Jesus says, “when someone offends you, it's up to YOU to go and talk to him about it.” Think about that! It doesn't seem reasonable, does it. I mean if that no good so-and-so comes along and upsets my tea kettle, HE'S the one that should apologize, right?
Perhaps. But for Jesus, it's much more important that WE don't carry around our grudge against that “no good so and so” in the first place. After all, he commanded us to forgive. And it's pretty hard to forgive if we haven't even talked to the person about why we're forgiving them. And so in this new kind of community, this thing we call a “church,” Jesus expects the one who got done-to to go talk to the one who did the doing.
Because we are all together.
The Gospel writer goes on to say that those who are not persuaded by the interactions and interventions of the whole family of faith, should be treated as Gentiles and Tax Collectors. And we make assumptions about that – those gentiles – those who are “them!” Those who are “not us” Tax collectors – those who took advantage of those around them. Tax Collectors – those who are “not us” – “them” They don’t belong here. They are the ones we despise. But my friends, gentiles and tax collectors are the ones with whom Jesus shared a meal, went to Starbucks with, grabbed a BBQ with. These are those for whom Jesus had special love.
So, I wonder what it is that this Gospel says to us gathered all together today in this place. We who are a community of faith. A community of individuals that are to live in loving relationship with one another. Now, this does not mean that we are homogeneous replicas of each other – No, we have different interests, different opinions, differing world views, so too in our church family we have our differences.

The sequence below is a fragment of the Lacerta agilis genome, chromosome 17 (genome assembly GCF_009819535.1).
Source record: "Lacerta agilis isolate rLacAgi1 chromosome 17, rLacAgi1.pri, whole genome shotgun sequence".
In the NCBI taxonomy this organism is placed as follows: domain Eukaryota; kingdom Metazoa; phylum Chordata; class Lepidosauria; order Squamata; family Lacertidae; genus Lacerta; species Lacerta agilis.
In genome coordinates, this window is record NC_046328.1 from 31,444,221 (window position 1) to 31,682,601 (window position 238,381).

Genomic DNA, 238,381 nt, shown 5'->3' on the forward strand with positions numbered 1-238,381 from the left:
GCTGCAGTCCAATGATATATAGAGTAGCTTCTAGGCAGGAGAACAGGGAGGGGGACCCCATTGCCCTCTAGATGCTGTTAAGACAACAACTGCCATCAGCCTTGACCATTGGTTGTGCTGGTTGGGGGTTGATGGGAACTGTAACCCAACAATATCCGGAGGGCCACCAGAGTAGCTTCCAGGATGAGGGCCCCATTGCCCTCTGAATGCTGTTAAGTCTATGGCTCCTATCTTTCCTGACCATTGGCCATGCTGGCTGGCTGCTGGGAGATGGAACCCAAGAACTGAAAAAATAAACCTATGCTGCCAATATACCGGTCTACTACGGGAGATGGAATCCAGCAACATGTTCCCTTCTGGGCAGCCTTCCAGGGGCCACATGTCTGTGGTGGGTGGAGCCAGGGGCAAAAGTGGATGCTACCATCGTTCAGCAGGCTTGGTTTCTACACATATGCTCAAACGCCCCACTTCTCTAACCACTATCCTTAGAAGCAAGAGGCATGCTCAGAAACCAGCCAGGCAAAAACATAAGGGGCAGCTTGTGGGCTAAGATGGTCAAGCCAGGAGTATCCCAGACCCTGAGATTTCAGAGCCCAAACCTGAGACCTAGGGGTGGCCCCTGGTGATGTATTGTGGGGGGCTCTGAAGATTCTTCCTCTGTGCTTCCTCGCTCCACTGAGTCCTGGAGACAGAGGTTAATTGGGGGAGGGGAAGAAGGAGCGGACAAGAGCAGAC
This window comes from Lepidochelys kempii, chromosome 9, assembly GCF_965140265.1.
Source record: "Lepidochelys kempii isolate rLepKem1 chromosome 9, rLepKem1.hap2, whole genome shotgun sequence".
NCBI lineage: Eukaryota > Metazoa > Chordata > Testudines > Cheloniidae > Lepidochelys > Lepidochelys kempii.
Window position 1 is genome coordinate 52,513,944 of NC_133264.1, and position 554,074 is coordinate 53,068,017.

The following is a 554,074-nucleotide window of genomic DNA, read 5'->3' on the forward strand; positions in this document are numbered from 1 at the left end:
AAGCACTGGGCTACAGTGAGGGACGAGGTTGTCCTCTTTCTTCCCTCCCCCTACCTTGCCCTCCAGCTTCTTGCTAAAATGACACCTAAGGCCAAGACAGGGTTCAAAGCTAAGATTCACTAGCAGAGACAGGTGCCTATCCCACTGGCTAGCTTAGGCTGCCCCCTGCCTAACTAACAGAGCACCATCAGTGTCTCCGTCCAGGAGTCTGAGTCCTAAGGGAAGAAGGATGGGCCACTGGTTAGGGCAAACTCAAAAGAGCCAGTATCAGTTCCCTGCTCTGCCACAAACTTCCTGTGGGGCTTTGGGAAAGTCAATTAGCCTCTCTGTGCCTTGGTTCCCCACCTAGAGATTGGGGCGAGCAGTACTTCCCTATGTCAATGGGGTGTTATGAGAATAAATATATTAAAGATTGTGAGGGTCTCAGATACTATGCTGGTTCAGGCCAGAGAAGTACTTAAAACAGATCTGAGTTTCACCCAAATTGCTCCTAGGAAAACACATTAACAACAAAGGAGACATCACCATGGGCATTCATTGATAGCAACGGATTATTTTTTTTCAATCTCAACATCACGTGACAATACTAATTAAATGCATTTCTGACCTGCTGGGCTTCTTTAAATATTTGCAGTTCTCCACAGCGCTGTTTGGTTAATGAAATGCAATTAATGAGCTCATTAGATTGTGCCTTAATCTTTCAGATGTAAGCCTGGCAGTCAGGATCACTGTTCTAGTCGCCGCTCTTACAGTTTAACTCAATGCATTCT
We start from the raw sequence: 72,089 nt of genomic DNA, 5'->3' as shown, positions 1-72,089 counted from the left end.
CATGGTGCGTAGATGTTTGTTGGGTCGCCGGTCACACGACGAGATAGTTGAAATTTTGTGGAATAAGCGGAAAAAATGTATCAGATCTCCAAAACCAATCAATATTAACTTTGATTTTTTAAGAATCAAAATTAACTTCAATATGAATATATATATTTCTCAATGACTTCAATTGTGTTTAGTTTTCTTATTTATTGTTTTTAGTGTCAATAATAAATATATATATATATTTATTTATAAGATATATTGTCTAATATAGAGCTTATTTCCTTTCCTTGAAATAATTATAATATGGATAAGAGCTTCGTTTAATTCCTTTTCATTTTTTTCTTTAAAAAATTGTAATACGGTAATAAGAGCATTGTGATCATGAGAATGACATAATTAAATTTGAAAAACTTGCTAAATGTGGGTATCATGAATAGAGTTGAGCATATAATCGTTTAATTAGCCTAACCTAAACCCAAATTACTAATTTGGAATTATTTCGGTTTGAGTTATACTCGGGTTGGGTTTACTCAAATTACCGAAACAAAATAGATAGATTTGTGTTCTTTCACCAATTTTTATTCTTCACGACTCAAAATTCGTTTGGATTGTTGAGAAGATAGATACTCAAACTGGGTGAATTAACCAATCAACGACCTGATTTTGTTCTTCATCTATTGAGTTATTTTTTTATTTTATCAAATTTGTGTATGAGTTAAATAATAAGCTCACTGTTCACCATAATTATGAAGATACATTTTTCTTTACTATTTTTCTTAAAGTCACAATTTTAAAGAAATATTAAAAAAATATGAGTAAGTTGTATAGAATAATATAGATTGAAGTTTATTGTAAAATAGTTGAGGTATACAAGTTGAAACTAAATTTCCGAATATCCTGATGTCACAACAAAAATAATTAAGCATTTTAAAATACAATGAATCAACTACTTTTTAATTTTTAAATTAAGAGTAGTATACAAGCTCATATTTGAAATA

But the question to be asked and considered is whether these differences have divided us. When is it that we might have said something like, “Well, that’s fine if he wants to do it THAT way but I’ll have no part of it.” Or, when someone has hurt our feelings or stepped on our toes – “why do I have to be one to go to her, she hurt me – she should come to ME.” Or, “Well it’s probably just as well that they left. They’ll probably be happier someplace else.” and what is unspoken is “I know I’M happier.”
Jesus’ teaching today tells us a new way of being the Body of Christ. A way that was so radical that, if need be, the whole community would become involved, not in disciplining a brother or sister but in restoring the community, healing divisions and splits and factions.
But how do we do that? The steps that Jesus has listed here are part of the answer to that question but not all that there is to it. We recognize that we are not just any organization like the Rotary or Lion’s Club or Alumni Association. We are the very Body of Christ – mystically and organically knit together with Christ as our head.
We remember our baptisms in which we were marked with the sign of the cross of Christ – forever. We Feast at the Table on bread and wine, the very real presence of Jesus among us. We remember that Jesus is truly present among us and it is he who shapes and forms us to be God’s people in this time and place. Shapes and forms us to love one another and serve one another.
Because when we decide to become members of a particular church, members of the body of Christ known as Grace Evangelical Lutheran Church, we are making a commitment to enter into relationship with each other, to participate in the life of this community and the lives of others of this community. And also to allow other persons to participate in your life in the same way.
And, as a community of faith, who, as Ceci said, is all here together, we have the promise of Jesus to be with us -- even to the end of the age.
Thanks be to God!